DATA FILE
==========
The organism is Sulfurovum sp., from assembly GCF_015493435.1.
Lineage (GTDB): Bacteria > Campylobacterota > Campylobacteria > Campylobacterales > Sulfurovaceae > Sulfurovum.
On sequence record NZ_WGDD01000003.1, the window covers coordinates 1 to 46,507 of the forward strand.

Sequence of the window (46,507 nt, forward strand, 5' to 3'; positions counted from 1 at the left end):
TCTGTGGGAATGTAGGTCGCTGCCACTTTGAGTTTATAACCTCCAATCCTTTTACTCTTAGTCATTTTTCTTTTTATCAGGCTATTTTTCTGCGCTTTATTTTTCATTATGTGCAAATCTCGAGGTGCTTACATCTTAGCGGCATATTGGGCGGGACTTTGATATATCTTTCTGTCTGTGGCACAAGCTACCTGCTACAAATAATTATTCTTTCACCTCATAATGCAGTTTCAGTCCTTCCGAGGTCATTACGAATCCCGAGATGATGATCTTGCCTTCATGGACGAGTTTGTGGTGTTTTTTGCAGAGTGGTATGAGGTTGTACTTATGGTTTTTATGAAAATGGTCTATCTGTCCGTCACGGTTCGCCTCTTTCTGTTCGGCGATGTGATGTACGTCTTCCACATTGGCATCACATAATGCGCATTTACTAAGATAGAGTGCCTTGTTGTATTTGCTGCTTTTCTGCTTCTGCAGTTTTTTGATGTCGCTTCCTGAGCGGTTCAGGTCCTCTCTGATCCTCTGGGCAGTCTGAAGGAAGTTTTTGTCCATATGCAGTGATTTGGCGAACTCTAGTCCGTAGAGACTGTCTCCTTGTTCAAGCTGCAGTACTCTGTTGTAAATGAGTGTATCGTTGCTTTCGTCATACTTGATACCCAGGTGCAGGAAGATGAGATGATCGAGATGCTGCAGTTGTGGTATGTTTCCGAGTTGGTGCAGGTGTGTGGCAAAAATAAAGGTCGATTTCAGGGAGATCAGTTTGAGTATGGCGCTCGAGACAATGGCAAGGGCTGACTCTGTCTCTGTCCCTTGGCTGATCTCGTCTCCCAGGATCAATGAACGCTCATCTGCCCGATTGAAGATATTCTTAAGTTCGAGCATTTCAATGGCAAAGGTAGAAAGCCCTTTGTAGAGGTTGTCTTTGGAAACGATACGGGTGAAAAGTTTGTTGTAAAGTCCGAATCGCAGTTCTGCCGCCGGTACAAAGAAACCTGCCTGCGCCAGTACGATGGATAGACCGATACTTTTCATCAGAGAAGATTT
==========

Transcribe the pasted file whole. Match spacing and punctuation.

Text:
The organism is Sulfurovum sp., from assembly GCF_015493435.1.
Lineage (GTDB): Bacteria > Campylobacterota > Campylobacteria > Campylobacterales > Sulfurovaceae > Sulfurovum.
On sequence record NZ_WGDD01000003.1, the window covers coordinates 1 to 46,507 of the forward strand.

Sequence of the window (46,507 nt, forward strand, 5' to 3'; positions counted from 1 at the left end):
TCTGTGGGAATGTAGGTCGCTGCCACTTTGAGTTTATAACCTCCAATCCTTTTACTCTTAGTCATTTTTCTTTTTATCAGGCTATTTTTCTGCGCTTTATTTTTCATTATGTGCAAATCTCGAGGTGCTTACATCTTAGCGGCATATTGGGCGGGACTTTGATATATCTTTCTGTCTGTGGCACAAGCTACCTGCTACAAATAATTATTCTTTCACCTCATAATGCAGTTTCAGTCCTTCCGAGGTCATTACGAATCCCGAGATGATGATCTTGCCTTCATGGACGAGTTTGTGGTGTTTTTTGCAGAGTGGTATGAGGTTGTACTTATGGTTTTTATGAAAATGGTCTATCTGTCCGTCACGGTTCGCCTCTTTCTGTTCGGCGATGTGATGTACGTCTTCCACATTGGCATCACATAATGCGCATTTACTAAGATAGAGTGCCTTGTTGTATTTGCTGCTTTTCTGCTTCTGCAGTTTTTTGATGTCGCTTCCTGAGCGGTTCAGGTCCTCTCTGATCCTCTGGGCAGTCTGAAGGAAGTTTTTGTCCATATGCAGTGATTTGGCGAACTCTAGTCCGTAGAGACTGTCTCCTTGTTCAAGCTGCAGTACTCTGTTGTAAATGAGTGTATCGTTGCTTTCGTCATACTTGATACCCAGGTGCAGGAAGATGAGATGATCGAGATGCTGCAGTTGTGGTATGTTTCCGAGTTGGTGCAGGTGTGTGGCAAAAATAAAGGTCGATTTCAGGGAGATCAGTTTGAGTATGGCGCTCGAGACAATGGCAAGGGCTGACTCTGTCTCTGTCCCTTGGCTGATCTCGTCTCCCAGGATCAATGAACGCTCATCTGCCCGATTGAAGATATTCTTAAGTTCGAGCATTTCAATGGCAAAGGTAGAAAGCCCTTTGTAGAGGTTGTCTTTGGAAACGATACGGGTGAAAAGTTTGTTGTAAAGTCCGAATCGCAGTTCTGCCGCCGGTACAAAGAAACCTGCCTGCGCCAGTACGATGGATAGACCGATACTTTTCATCAGAGAAGATTT